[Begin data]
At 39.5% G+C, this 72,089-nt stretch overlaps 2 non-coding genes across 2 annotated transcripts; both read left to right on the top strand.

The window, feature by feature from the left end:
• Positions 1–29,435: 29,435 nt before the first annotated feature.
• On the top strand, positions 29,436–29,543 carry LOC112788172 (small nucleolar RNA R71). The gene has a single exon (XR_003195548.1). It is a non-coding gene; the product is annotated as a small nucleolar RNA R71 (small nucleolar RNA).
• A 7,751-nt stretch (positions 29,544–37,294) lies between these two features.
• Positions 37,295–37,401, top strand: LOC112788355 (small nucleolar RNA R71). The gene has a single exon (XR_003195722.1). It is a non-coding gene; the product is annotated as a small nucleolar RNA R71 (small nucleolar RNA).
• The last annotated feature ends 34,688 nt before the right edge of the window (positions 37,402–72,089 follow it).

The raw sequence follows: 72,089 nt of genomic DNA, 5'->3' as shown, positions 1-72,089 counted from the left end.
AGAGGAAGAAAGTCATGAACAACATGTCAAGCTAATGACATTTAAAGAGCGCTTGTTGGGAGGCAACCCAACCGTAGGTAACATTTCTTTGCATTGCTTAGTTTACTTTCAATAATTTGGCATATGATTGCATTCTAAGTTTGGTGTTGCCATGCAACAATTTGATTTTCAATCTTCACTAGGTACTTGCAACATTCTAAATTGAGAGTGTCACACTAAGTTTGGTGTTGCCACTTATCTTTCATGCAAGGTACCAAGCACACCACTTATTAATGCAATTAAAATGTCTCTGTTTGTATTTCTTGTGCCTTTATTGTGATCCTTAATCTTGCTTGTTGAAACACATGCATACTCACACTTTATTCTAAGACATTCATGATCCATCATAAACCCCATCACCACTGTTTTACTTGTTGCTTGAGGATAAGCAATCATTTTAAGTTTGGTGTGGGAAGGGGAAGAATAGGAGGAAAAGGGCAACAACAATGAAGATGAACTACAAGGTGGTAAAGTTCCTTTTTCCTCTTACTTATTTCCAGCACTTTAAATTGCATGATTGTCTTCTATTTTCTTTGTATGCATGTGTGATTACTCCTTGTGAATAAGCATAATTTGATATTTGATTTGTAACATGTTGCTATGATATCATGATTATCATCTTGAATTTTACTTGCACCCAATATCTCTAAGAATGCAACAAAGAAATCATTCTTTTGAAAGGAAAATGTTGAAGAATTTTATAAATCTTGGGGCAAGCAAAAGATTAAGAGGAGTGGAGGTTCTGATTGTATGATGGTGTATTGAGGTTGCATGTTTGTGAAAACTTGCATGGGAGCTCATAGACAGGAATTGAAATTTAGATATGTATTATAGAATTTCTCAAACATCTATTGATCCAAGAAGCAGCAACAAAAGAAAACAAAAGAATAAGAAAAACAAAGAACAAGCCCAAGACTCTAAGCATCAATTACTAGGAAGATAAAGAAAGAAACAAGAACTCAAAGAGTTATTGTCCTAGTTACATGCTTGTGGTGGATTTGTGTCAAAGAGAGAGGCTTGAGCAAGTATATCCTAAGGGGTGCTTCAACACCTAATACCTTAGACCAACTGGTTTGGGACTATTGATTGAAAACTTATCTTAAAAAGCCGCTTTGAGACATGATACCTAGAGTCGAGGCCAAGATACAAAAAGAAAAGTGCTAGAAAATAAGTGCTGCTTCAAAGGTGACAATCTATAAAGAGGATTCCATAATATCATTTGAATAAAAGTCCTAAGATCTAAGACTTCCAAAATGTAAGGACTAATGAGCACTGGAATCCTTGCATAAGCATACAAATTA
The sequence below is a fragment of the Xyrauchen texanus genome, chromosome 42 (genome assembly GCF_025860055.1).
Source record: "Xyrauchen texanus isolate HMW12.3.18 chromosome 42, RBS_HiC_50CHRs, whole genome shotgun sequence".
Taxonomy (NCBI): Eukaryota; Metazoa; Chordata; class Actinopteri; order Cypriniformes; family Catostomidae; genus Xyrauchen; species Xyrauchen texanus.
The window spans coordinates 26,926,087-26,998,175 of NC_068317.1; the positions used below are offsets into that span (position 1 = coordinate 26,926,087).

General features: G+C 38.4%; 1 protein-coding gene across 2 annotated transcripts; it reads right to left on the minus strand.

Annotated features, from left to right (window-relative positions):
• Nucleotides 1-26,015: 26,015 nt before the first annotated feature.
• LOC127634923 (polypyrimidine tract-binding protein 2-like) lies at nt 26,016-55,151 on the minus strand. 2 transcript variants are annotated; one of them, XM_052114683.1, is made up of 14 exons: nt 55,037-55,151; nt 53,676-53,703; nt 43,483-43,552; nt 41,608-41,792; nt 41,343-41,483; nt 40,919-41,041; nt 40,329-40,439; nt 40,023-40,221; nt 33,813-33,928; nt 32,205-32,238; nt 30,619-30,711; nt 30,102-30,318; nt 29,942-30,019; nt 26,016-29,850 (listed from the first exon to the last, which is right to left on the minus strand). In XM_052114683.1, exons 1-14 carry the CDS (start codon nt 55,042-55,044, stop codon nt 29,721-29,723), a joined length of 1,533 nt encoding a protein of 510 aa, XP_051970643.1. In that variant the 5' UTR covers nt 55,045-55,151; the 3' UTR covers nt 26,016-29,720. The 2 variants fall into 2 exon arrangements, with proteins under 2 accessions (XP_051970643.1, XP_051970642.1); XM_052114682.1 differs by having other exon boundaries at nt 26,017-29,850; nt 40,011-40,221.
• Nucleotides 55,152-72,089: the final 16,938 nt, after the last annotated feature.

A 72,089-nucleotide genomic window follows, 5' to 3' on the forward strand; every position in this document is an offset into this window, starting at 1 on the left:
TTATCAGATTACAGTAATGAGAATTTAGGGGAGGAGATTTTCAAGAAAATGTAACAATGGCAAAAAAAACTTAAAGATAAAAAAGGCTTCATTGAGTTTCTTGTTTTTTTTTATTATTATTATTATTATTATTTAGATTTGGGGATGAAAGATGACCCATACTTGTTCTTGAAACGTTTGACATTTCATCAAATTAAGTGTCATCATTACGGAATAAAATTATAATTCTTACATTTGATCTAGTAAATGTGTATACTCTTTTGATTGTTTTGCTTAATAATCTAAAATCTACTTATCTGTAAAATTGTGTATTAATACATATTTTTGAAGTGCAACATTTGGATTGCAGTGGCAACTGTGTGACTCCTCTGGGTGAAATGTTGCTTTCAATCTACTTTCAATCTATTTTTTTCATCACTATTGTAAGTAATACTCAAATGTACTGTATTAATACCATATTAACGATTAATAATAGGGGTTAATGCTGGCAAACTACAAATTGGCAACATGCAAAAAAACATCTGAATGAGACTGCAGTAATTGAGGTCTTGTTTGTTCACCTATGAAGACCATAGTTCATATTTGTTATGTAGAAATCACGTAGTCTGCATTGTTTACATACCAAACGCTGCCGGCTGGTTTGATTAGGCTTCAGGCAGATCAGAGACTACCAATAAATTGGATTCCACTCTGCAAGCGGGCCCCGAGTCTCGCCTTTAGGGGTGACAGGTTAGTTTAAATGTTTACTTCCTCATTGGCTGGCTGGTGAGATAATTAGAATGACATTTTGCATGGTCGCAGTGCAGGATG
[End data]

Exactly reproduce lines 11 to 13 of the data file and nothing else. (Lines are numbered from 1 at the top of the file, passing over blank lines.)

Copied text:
Source record: "Xyrauchen texanus isolate HMW12.3.18 chromosome 42, RBS_HiC_50CHRs, whole genome shotgun sequence".
Taxonomy (NCBI): Eukaryota; Metazoa; Chordata; class Actinopteri; order Cypriniformes; family Catostomidae; genus Xyrauchen; species Xyrauchen texanus.
The window spans coordinates 26,926,087-26,998,175 of NC_068317.1; the positions used below are offsets into that span (position 1 = coordinate 26,926,087).